Readers will recall from our e-alert of
27 November 2012, we brought you news of the Report of the
Brumby Review into Australia's anti-dumping regime.
Our e-alert identified 3 main recommendations following that
Review in the Report including:
that a new anti-dumping authority, agency or commission be
established under legislation;
that the new agency be principally located in a major city,
close to a high concentration of Australian industry; and
that an immediate increase in resources be made available to
establish a new agency and ensure a timely resolution of underlying
By a media release also dated 27 November 2012 the Minister for
Home Affairs released the Report and committed the Government to
By way of media release dated 4 December 2012, the Prime
Minister (interestingly, not the Minister for Home Affairs) has, in
fact, provided a swift response to the Review and the Report.
In the media release (entitled "Anti-Dumping Reforms to
Support Australian Industry") the Prime Minister identified
that the Government will introduce the following key reforms:
establish a new Anti-Dumping Commission to investigate
boost funding to the Australian Customs & Border Protection
Service ("Customs") by $24.4 million
over 4 years so that it can deal with cases speedily and fairly
– this will almost double the number of investigators;
make the anti-dumping system easier for small and medium-sized
introduce stricter remedies against overseas producers who
deliberately circumvent Australia's anti-dumping rules.
The Prime Minister also announced that the Anti-Dumping
Commission will be primarily located in Melbourne although it will
draw upon the resources of officers of Customs currently working in
the Trade Remedies Division of Customs.
On their own, the various key reforms are welcome and certainly
reflect a number of recommendations and submissions we made to the
Productivity Commission Inquiry into Australia's anti-dumping
and countervailing regime and to the Brumby Review. Further, the
comments by the Prime Minister in her media release correctly
identify anti-dumping measures to be essentially about ensuring
competition and stopping unfair trade practices by overseas
producers (rather than those actions being "illegal").
However, some of the other rhetoric in the media release which
talks of "support for Australian industry" taken together
with the rhetoric associated with the 3 anti-dumping bills which
passed through Parliament recently (also the subject of our e-alert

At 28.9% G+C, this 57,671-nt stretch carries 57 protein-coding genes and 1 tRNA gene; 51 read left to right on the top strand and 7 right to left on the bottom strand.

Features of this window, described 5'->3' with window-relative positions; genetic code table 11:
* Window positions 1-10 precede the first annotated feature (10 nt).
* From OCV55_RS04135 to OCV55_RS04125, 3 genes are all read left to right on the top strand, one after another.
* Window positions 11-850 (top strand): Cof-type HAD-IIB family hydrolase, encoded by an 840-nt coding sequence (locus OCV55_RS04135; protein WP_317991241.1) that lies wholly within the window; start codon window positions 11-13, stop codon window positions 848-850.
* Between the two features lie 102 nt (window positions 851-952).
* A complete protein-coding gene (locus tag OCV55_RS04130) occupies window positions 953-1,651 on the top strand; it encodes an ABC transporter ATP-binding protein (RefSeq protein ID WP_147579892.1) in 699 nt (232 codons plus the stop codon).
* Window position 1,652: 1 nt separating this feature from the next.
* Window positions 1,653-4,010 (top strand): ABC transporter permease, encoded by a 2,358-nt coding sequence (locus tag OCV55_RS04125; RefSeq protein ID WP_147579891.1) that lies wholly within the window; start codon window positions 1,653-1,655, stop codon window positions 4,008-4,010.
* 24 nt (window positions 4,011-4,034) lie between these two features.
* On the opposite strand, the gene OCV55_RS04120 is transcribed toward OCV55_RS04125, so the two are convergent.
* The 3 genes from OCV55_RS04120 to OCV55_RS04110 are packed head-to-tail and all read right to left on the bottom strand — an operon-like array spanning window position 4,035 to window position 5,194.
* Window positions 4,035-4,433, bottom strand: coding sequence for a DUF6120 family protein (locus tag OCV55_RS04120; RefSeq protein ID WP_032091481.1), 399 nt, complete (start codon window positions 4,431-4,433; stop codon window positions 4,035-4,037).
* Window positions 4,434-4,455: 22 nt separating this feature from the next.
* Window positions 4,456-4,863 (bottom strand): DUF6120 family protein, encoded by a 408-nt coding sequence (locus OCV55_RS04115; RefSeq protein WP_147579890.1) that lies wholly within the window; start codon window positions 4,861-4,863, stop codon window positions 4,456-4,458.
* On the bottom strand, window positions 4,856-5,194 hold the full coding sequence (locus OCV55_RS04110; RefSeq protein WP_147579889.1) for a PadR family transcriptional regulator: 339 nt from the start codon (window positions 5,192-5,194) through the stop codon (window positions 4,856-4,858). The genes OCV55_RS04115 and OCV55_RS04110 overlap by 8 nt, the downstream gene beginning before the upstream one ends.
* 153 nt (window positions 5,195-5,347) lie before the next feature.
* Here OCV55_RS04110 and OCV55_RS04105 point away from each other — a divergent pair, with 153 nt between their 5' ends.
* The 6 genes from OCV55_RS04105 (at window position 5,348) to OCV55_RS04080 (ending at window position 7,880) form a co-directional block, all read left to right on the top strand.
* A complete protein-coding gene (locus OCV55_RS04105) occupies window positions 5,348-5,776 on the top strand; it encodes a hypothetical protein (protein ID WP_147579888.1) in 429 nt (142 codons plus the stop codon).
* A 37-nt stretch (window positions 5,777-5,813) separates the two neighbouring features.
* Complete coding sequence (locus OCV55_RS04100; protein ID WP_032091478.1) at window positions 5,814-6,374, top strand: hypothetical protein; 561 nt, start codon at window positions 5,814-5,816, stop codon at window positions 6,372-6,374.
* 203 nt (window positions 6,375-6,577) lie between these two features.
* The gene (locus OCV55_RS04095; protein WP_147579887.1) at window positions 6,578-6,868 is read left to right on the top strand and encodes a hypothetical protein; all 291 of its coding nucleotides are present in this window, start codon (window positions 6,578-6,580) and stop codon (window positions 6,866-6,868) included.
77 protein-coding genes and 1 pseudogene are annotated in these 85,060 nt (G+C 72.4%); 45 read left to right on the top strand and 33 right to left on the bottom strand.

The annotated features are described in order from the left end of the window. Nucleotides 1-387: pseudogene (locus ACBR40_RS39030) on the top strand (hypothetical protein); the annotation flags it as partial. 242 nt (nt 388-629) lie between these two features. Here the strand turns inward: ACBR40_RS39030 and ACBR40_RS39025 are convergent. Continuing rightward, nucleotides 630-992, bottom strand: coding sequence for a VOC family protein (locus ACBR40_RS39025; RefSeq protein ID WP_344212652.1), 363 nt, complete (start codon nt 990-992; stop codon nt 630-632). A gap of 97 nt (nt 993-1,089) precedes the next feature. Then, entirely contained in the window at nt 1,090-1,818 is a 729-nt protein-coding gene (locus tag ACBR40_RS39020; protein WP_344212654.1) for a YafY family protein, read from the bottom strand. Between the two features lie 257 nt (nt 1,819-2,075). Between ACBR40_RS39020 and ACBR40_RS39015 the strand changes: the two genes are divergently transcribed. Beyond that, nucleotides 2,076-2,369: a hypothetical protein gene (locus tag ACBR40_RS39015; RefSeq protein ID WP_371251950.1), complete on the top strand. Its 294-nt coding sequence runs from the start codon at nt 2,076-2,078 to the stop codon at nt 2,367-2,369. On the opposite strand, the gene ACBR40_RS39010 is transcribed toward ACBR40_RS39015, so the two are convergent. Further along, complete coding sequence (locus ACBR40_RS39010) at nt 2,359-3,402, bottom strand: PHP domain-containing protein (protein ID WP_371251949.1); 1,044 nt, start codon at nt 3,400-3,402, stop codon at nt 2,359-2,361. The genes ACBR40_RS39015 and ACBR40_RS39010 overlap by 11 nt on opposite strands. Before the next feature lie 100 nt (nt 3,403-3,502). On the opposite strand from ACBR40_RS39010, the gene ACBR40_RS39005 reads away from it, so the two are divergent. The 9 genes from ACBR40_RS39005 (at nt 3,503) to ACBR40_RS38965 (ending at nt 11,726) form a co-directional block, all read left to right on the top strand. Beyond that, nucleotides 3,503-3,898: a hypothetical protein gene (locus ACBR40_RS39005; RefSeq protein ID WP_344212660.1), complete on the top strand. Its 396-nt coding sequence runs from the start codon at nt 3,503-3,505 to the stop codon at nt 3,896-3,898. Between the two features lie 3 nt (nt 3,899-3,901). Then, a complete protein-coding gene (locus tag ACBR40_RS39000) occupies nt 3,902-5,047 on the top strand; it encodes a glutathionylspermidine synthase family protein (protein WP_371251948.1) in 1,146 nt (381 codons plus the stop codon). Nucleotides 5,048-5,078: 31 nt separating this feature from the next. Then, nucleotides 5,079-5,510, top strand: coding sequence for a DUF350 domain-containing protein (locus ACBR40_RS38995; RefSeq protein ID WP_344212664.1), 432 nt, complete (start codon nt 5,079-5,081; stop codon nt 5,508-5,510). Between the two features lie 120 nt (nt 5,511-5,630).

of 27 November 2012) may give the impression that the Federal
Government is taking a specific stand in favour of Australian
industry against overseas exporters to protect Australian
businesses and employment. All of which could be construed as being
protectionist in nature. Certainly, commentary in today's
national press suggests that certain experts in the field do hold
Putting to one side the rhetoric and the concerns as to how
these measures will be viewed here and overseas, the announcement
of the new Anti-Dumping Commission does raise some additional
intriguing questions. Namely, who would be appointed to head the
Anti-Dumping Commission, whether officers of the Trade Remedies
Division of Customs will be staying in Canberra or will be moving
to Melbourne to assist the Commission and where Customs will find
the additional number of investigators required?
As always, we will keep you informed of the many and varied
developments in this area. There has certainly been an increase in
anti-dumping and countervailing investigations of recent times and
all economic indicators suggest that large amounts of unfeasibly
cheap overseas production may be headed towards Australia as one
market which may be able to afford to pay for those goods thanks to
a strong Australian dollar. As a result, more focus will be placed
This will all create significant new pressures for importers,
exporters, freight forwarders, customs brokers and manufacturers.
We will continue to provide updates and would be delighted to
assist with specific issues for specific clients.
The content of this article is intended to provide a general
guide to the subject matter. Specialist advice should be sought
about your specific circumstances.
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